Imagine yourself a slave in the Deep South, struggling to survive, struggling to work hard enough to avoid the driver’s lash, then you hear it. A lone voice begins to sing “Swing Low, Sweet Chariot.” To an outsider, the slaves are just singing to keep their spirits up, but you recognize the signal. Tonight will be your chance to escape. A conductor for the Underground Railroad is nearby. The hidden message in the song has told you that. You feel your spirits rise, your courage strengthen.
Now imagine you are on a long, hard march. You are bone-weary, foot-sore. You have been knocked down by the force of firehoses turned on you and the marchers around you. You have seen people next to you beaten with billy clubs. You don’t know if you can go on. Then someone starts singing softly. “We shall overcome…” One by one the people around you join in the song, as do you. You feel your spirits rise, your courage strengthen. Deep in your heart, you do believe that we shall overcome some day.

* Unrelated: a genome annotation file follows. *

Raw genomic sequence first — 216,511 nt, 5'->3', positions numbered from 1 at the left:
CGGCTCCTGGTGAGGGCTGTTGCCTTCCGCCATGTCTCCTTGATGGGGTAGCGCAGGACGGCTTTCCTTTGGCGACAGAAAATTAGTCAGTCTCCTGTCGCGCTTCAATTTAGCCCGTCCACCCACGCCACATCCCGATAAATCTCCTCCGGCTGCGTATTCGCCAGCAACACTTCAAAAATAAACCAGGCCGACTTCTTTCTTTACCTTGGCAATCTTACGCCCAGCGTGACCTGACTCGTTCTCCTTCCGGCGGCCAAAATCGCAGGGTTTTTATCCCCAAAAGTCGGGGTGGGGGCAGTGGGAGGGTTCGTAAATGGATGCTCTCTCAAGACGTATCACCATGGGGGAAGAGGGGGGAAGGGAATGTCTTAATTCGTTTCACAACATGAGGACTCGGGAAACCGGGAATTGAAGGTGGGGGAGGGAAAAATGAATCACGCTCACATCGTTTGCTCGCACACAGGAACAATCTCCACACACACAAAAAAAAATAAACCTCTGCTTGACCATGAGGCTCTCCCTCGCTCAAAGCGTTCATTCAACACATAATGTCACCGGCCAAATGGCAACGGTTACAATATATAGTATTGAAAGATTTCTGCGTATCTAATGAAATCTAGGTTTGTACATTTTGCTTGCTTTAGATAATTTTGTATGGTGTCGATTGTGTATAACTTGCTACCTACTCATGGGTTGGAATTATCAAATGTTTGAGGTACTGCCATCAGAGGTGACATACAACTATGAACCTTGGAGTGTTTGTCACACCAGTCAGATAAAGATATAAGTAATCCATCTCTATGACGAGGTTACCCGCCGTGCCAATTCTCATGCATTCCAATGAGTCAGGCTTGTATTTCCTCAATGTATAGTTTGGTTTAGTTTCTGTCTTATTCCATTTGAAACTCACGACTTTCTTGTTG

Music is a powerful thing.
Words are powerful, too. The words of Dr. Martin Luther King, Jr. can still stir our hearts in 2012 as they stirred the hearts and resolve of people fifty years ago. Imagine being in the auditorium on April 3, 1968, the day before Dr. King was killed, and hearing him speak these words. May they empower us today, as we remember Dr. King, and every day, to ensure that we shall overcome, and we, together, will reach the promised land.
Writing can have power as well. Power to heal, power to educate, power to make aware. Beverley Brenna’s book, Waiting for No One, has the power to raise our awareness of Asperger’s Syndrome. Comments on today’s post will be entered into Thursday’s draw for a copy of Bev’s book.